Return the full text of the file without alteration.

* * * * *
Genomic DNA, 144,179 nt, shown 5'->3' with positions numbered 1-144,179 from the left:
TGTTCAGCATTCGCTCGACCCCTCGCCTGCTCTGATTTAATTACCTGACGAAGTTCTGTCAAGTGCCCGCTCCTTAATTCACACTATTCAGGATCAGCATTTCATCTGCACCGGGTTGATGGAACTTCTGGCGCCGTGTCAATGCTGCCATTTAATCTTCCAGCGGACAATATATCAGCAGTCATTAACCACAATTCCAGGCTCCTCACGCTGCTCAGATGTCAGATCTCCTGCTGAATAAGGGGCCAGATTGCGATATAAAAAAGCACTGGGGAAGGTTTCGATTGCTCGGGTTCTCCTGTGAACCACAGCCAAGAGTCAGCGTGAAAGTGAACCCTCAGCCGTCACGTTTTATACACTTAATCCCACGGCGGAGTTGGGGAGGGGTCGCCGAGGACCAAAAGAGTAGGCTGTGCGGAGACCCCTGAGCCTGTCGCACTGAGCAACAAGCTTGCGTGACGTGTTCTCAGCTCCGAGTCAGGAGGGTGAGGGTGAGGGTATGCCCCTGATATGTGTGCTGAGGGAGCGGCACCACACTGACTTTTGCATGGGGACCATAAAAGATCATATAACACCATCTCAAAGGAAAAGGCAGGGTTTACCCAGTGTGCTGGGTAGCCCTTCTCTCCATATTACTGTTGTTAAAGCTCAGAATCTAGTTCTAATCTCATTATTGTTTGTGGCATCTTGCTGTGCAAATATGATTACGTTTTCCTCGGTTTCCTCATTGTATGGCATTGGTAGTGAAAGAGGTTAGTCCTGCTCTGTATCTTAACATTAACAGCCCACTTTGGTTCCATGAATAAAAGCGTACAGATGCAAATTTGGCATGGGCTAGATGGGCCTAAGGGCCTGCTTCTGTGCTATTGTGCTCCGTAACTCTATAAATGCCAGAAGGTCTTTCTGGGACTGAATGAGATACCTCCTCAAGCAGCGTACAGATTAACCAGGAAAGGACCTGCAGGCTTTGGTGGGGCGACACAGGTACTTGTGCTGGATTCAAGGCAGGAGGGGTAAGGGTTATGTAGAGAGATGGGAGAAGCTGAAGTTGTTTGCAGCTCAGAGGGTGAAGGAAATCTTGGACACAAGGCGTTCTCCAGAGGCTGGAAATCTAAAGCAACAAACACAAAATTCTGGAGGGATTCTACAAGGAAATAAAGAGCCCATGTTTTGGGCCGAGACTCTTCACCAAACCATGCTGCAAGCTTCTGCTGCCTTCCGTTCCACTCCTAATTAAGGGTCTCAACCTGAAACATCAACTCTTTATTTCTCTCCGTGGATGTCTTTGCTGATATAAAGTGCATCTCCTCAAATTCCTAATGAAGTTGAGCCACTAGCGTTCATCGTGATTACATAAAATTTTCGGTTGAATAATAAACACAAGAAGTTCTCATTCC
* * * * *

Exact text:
Genomic DNA, 144,179 nt, shown 5'->3' with positions numbered 1-144,179 from the left:
TGTTCAGCATTCGCTCGACCCCTCGCCTGCTCTGATTTAATTACCTGACGAAGTTCTGTCAAGTGCCCGCTCCTTAATTCACACTATTCAGGATCAGCATTTCATCTGCACCGGGTTGATGGAACTTCTGGCGCCGTGTCAATGCTGCCATTTAATCTTCCAGCGGACAATATATCAGCAGTCATTAACCACAATTCCAGGCTCCTCACGCTGCTCAGATGTCAGATCTCCTGCTGAATAAGGGGCCAGATTGCGATATAAAAAAGCACTGGGGAAGGTTTCGATTGCTCGGGTTCTCCTGTGAACCACAGCCAAGAGTCAGCGTGAAAGTGAACCCTCAGCCGTCACGTTTTATACACTTAATCCCACGGCGGAGTTGGGGAGGGGTCGCCGAGGACCAAAAGAGTAGGCTGTGCGGAGACCCCTGAGCCTGTCGCACTGAGCAACAAGCTTGCGTGACGTGTTCTCAGCTCCGAGTCAGGAGGGTGAGGGTGAGGGTATGCCCCTGATATGTGTGCTGAGGGAGCGGCACCACACTGACTTTTGCATGGGGACCATAAAAGATCATATAACACCATCTCAAAGGAAAAGGCAGGGTTTACCCAGTGTGCTGGGTAGCCCTTCTCTCCATATTACTGTTGTTAAAGCTCAGAATCTAGTTCTAATCTCATTATTGTTTGTGGCATCTTGCTGTGCAAATATGATTACGTTTTCCTCGGTTTCCTCATTGTATGGCATTGGTAGTGAAAGAGGTTAGTCCTGCTCTGTATCTTAACATTAACAGCCCACTTTGGTTCCATGAATAAAAGCGTACAGATGCAAATTTGGCATGGGCTAGATGGGCCTAAGGGCCTGCTTCTGTGCTATTGTGCTCCGTAACTCTATAAATGCCAGAAGGTCTTTCTGGGACTGAATGAGATACCTCCTCAAGCAGCGTACAGATTAACCAGGAAAGGACCTGCAGGCTTTGGTGGGGCGACACAGGTACTTGTGCTGGATTCAAGGCAGGAGGGGTAAGGGTTATGTAGAGAGATGGGAGAAGCTGAAGTTGTTTGCAGCTCAGAGGGTGAAGGAAATCTTGGACACAAGGCGTTCTCCAGAGGCTGGAAATCTAAAGCAACAAACACAAAATTCTGGAGGGATTCTACAAGGAAATAAAGAGCCCATGTTTTGGGCCGAGACTCTTCACCAAACCATGCTGCAAGCTTCTGCTGCCTTCCGTTCCACTCCTAATTAAGGGTCTCAACCTGAAACATCAACTCTTTATTTCTCTCCGTGGATGTCTTTGCTGATATAAAGTGCATCTCCTCAAATTCCTAATGAAGTTGAGCCACTAGCGTTCATCGTGATTACATAAAATTTTCGGTTGAATAATAAACACAAGAAGTTCTCATTCC